30 Under 30 2024

From Tata Technologies IPO to OpenAI drama, here are our most-read stories of the week

Anil Rai Gupta's ambitions for Havells India, Kunal Bahl and Rohit Bansal's advice for entrepreneurs, and the world's most innovative companies are some of the stories that piqued the interest of our readers this week

Published: Nov 25, 2023 10:00:00 AM IST
Updated: Nov 24, 2023 01:34:23 PM IST

From Tata Technologies IPO to OpenAI drama, here are our most-read stories of the weekImage: Shutterstock

1) Building an institution
From Tata Technologies IPO to OpenAI drama, here are our most-read stories of the weekIn 1958, Qimat Rai Gupta (QRG) invested his savings worth Rs10,000 to become a trader in Asia's biggest wholesale market for electrical products. In 1971, he took the opportunity to own Havells, which was on the brink of bankruptcy. This opportunity changed his fortune and set the foundation of a family business with Rs782.72 billion in market cap. Now, Anil Rai Gupta and his mother, Vinod, are ranked 30th on the 2023 Forbes India Rich List with a net worth of $6.7 billion. Anil Rai Gupta, son of QRG and second-generation entrepreneur, believes that he has big shoes to fill after his father's death. He wants to build Havells into an institution recognised by the products it makes and not the people who found it. Read more

2) What's in the name?
From Tata Technologies IPO to OpenAI drama, here are our most-read stories of the weekQuite a lot, actually, especially when the name begins with Tata. Tata Group brought the IPO for Tata Technologies, a first in nearly 20 years from the salt-to-steel conglomerate. It's been off to a flying start: fully subscribed on Day 1. The company is valued at roughly Rs 20,283 crore and is only an offer-for-sale (OFS) by promoter Tata Motors and investors Alpha TC Holdings and Tata Capital Growth Fund 1. The eagerness to grab the shares of this mid-segment IT services company was quite palpable despite slower growth in the period FY16-23. But what seems to have worked in the company's favour is its brand legacy, as it belongs to the Tata group, extensive automotive expertise and diversified global presence. But is it worth the eagerness? Read more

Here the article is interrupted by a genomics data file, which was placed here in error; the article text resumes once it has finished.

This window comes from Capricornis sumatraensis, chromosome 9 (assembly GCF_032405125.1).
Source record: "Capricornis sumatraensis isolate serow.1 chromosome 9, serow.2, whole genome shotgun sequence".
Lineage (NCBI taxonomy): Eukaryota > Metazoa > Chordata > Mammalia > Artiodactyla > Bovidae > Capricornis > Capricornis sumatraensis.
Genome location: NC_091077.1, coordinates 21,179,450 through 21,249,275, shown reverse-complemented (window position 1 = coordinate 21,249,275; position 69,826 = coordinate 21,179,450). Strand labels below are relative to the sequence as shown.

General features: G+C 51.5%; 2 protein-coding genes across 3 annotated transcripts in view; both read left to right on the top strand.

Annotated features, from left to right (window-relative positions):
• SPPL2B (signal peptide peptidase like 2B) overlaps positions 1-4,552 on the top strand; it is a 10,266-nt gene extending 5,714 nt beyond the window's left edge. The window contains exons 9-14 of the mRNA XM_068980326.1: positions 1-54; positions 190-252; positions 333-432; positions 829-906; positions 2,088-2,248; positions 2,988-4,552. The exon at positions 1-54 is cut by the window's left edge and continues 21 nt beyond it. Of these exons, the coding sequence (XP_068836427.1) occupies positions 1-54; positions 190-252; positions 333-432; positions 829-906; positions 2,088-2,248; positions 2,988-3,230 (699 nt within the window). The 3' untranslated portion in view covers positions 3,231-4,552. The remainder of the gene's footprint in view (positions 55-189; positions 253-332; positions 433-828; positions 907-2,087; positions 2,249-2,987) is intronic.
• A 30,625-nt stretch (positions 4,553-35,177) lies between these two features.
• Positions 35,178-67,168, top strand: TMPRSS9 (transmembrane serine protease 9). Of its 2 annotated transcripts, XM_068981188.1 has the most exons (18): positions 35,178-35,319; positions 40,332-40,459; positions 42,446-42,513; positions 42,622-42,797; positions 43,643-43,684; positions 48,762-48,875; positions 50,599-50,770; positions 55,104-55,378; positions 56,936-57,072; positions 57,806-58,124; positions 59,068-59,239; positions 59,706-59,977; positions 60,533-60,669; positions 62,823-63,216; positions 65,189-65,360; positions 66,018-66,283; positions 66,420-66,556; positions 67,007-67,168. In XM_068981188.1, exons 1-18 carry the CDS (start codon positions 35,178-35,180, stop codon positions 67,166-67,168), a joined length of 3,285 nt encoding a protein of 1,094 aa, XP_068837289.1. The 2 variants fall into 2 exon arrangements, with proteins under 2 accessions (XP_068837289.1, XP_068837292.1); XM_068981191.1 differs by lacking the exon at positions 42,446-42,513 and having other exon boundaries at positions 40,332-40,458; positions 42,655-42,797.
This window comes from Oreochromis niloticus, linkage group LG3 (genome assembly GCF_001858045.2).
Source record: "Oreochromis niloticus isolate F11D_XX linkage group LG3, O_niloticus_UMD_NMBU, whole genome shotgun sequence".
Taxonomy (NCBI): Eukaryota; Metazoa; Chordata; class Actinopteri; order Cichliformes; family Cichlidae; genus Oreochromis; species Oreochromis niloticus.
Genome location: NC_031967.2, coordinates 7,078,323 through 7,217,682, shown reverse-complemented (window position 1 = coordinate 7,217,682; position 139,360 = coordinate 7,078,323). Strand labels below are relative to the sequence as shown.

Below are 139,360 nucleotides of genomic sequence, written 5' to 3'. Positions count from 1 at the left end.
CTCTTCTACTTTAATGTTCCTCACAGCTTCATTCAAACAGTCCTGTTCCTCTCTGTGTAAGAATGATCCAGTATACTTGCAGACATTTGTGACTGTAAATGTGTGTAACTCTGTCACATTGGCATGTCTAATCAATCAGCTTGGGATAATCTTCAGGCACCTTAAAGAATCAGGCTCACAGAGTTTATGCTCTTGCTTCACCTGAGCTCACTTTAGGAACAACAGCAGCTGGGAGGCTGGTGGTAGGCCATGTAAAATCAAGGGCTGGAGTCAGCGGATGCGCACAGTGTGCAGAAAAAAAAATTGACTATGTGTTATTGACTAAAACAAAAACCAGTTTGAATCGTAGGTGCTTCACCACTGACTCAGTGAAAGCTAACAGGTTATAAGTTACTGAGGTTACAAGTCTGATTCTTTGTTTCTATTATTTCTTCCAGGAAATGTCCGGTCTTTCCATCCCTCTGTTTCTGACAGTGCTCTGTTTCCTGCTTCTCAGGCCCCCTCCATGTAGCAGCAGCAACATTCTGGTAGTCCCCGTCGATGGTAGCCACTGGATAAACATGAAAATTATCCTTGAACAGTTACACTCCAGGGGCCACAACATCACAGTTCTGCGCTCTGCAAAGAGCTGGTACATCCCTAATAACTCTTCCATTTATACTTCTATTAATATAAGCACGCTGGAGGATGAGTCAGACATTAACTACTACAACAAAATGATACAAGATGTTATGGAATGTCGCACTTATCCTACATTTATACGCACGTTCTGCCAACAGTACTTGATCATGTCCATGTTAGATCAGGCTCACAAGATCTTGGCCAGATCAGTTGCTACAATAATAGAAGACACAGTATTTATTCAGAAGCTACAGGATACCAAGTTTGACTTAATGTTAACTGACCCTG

3) Uplifting kirana
From Tata Technologies IPO to OpenAI drama, here are our most-read stories of the weekForbes Asia revealed its annual 100 to Watch list, which spotlights small companies and startups targeting underserved markets or applying new technologies, from generative AI to blood-based cancer diagnostics. These include eco-friendly innovations, such as developing insect-based alternative proteins and digitising milk production to improve yields. Others include social commerce providers, which help users sell consumer products. ApnaKlub, a B2B wholesale platform for FMCG, co-founded by Shruti and Manish Kumar, is one of the six startups from India featured on this coveted list. ApnaKlub is stepping up its kirana play across tier 2 cities and beyond by rolling out a slew of its own brands. Will the gambit of a B2B wholesale platform for FMCG pay off? Read more

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1) Listen to the ecommerce pioneers